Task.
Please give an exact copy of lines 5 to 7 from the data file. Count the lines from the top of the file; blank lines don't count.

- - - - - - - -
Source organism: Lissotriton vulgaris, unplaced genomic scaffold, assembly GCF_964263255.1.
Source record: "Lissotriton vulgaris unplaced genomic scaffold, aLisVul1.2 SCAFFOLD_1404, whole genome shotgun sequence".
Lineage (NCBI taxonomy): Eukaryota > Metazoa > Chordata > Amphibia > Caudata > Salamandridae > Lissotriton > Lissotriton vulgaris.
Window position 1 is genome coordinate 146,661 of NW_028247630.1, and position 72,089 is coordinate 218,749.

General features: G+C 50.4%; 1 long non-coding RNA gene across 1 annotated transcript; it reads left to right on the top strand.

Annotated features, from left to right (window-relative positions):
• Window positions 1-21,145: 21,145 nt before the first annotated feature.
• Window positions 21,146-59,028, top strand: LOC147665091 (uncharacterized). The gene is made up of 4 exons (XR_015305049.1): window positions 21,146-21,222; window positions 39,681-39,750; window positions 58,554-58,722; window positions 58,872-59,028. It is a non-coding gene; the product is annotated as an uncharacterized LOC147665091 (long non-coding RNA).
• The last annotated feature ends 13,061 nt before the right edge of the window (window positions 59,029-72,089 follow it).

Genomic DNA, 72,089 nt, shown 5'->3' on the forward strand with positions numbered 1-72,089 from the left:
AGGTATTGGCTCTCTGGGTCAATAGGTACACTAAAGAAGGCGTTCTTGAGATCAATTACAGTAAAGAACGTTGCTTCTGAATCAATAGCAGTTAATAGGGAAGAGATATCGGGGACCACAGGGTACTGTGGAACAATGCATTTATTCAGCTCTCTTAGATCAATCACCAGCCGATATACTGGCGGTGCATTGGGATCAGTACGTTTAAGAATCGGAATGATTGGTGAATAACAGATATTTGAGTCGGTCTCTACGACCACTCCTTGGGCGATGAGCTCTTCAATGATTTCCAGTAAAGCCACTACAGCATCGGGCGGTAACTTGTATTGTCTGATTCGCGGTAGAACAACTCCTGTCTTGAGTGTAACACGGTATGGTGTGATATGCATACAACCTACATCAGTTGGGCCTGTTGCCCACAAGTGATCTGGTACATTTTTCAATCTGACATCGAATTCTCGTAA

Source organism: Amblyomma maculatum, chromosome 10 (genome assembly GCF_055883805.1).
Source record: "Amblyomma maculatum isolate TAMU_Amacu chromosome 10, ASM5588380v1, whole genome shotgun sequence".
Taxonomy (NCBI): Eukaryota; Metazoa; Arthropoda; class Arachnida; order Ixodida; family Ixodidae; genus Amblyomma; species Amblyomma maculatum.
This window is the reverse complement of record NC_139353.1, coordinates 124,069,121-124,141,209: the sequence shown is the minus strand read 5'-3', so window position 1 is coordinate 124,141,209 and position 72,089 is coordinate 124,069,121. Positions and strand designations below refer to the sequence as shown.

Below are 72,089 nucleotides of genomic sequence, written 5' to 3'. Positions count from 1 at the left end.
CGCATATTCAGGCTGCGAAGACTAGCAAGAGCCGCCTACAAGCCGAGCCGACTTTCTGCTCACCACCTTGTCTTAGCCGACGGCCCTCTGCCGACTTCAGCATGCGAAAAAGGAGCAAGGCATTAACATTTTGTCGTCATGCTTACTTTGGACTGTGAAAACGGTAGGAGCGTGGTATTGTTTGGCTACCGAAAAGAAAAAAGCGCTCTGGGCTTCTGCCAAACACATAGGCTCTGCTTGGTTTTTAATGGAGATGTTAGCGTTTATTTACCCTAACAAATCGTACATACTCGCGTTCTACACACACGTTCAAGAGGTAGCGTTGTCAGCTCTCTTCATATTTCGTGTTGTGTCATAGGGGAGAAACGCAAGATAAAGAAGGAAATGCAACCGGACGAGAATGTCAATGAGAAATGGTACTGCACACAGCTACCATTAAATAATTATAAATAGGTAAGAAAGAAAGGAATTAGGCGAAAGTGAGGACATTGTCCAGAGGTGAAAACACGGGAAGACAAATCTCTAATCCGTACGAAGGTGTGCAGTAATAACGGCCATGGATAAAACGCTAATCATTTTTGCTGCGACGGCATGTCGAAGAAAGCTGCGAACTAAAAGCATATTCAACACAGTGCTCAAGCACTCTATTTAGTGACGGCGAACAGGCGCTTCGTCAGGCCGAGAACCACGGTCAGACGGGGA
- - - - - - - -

General features: G+C 50.4%; 1 long non-coding RNA gene across 1 annotated transcript; it reads left to right on the top strand.

Annotated features, from left to right (window-relative positions):
• Window positions 1-21,145: 21,145 nt before the first annotated feature.